I called in every friend I had to help. The task was enormous but not impossible. First, we had to release the house to be moved. With two sledge hammers, a dear friend of mine and I began busting up the cinderblocks at the base of the house. We pounded away and to my surprise, this wall was crumbling faster than I had anticipated. Nevertheless, after about two hours, I felt like it was me being beaten with the sledge hammer, and not the cinderblocks. What was I thinking?? Had the longings of my soul for freedom taken me completely out of my right mind? Did my desire to walk undefeated outweigh my sense of common sense and drive me into the land of stupidity?? Perhaps, all of the above. Oh my. I was so tired I could hardly walk. My legs felt like they were carrying the weight of an elephant. I’m so glad my friend was a strong man. With my endless apologies, even though it took him the better part of the day, he was able to complete the job without my help. Now…the rest of the story.
I woke up the next morning and I declared with distinct certainty I had found every muscle in my body—even every strand of muscle tissue that was hidden from touch or imaging capabilities. I was sure I would never recover. Jesus! It was all I could say. I was down for four days. And…the clock was ticking.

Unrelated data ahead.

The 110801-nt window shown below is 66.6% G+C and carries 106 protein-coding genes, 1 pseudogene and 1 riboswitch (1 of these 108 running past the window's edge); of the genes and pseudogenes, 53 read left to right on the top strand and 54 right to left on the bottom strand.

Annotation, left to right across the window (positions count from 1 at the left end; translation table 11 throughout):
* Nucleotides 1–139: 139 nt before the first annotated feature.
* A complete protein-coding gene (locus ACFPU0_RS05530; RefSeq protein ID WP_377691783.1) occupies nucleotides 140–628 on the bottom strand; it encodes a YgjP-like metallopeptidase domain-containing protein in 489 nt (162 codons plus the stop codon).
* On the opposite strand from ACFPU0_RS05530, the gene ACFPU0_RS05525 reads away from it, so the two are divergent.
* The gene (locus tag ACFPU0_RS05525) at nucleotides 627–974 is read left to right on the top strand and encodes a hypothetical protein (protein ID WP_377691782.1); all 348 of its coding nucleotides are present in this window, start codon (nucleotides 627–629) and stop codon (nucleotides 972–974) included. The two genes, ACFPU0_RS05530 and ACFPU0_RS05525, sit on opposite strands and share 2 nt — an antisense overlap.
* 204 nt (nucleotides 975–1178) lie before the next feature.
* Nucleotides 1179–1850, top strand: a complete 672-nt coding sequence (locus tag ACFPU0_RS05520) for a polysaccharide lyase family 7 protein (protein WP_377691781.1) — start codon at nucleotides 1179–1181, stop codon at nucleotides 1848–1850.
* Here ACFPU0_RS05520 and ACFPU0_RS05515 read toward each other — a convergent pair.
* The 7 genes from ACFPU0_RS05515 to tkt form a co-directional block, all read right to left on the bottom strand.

I devised a precise day-by-day, step-by-step plan to remove all that was mine—on time. I lined up the helpers and secured the transport truck that would move the house. Now that the cinderblocks were loosed, we began work dismantling the deck around the swimming pool—an 18’ x 36’ above ground pool, with decking along three sides of the pool. The first attack on my hands came when I found out just how heavy a sand filter is after it slipped off its base while I was trying to remove it from the pool. I was forthright in my assertion that my hands were to bring God glory. In retrospect, I guess all of this might sound like an oxymoronic statement considering all the work my hands were actually doing. But, I was determined. After all, I was always taught a little hard work never hurt anyone. Yep!